Everything is sacred

The geologist Hans Cloos wrote in 1953 (“Conversation with the Earth”) of “the harmony between the music of our own soul and the music of the earth.” Sounding like the sages of the Upanishads, he writes elsewhere in book of a path that leads from the “unconscious within ourselves to the imponderable and invisible in the earthly environment.” Hans tells us: “He who walks this trail sees the beauty of the earth, and hears its music.”

In “Underland — A Deep Time Journey”, Robert Macfarlane writes of being deep in a cave and realizing that “Down-here….the boundaries between life and not-life are less clear.” He goes on: “We are part mineral beings too — our teeth are reefs, our bones are stones — and there is a geology of the body as well as of the land. It is mineralization — the ability to convert calcium into bone — that allows us to walk upright, to be vertebrate, to fashion the skulls that shield our brains.”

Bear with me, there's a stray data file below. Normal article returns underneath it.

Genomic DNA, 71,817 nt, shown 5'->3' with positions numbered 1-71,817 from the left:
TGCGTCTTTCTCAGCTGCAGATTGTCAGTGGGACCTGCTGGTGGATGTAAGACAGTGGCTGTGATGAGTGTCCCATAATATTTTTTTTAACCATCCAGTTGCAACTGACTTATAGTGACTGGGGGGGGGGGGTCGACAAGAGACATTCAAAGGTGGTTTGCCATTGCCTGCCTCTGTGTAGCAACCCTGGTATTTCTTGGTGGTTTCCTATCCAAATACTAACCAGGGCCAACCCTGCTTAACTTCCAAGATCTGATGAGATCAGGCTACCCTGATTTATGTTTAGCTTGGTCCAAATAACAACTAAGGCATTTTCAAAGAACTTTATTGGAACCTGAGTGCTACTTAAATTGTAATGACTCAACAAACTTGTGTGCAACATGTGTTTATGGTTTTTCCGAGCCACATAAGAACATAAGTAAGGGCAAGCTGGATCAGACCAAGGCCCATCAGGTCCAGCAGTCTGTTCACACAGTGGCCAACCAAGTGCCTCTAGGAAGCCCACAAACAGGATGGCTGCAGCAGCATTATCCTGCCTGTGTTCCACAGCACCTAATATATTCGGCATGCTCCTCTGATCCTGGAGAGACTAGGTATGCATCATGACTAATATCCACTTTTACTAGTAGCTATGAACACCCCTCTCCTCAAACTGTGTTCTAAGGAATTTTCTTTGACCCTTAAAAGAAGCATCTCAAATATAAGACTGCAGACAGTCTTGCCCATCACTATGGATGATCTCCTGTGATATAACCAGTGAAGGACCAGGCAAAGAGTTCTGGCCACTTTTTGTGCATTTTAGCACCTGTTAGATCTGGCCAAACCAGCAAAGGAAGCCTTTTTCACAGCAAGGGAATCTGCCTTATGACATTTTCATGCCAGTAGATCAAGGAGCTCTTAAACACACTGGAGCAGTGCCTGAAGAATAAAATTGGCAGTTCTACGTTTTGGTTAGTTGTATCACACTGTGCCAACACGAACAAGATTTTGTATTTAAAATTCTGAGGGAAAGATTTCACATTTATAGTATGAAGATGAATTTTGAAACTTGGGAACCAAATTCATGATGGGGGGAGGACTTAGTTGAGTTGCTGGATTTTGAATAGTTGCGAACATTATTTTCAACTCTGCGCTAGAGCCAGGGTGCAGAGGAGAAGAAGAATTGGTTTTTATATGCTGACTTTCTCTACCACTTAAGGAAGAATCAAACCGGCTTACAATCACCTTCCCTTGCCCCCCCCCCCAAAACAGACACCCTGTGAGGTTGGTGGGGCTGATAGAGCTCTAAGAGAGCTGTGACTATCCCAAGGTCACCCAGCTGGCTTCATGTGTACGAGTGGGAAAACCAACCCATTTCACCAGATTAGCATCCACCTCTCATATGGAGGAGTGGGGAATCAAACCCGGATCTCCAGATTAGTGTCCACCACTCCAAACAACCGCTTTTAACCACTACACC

As realization dawns that we are, in a profound sense, not different from the Earth, not different from Nature, we see what Wendell Berry means in the following lines of “How to be a Poet” (“New Collected Poems”):

“There are no unsacred places;

there are only sacred places

and desecrated places.”

“Sacred Places” — sketch by Deepa Krishnan

In “An Alchemy of Mind”, Diane Ackerman writes of her creed: “All life is sacred.” She explains: “As basic as that is, for me it’s also tonic and deeply spiritual, glorifying the smallest life-form and embracing the most distant stars”, and exhorts us to improve “our behavior toward one another.”

Peace 🙂

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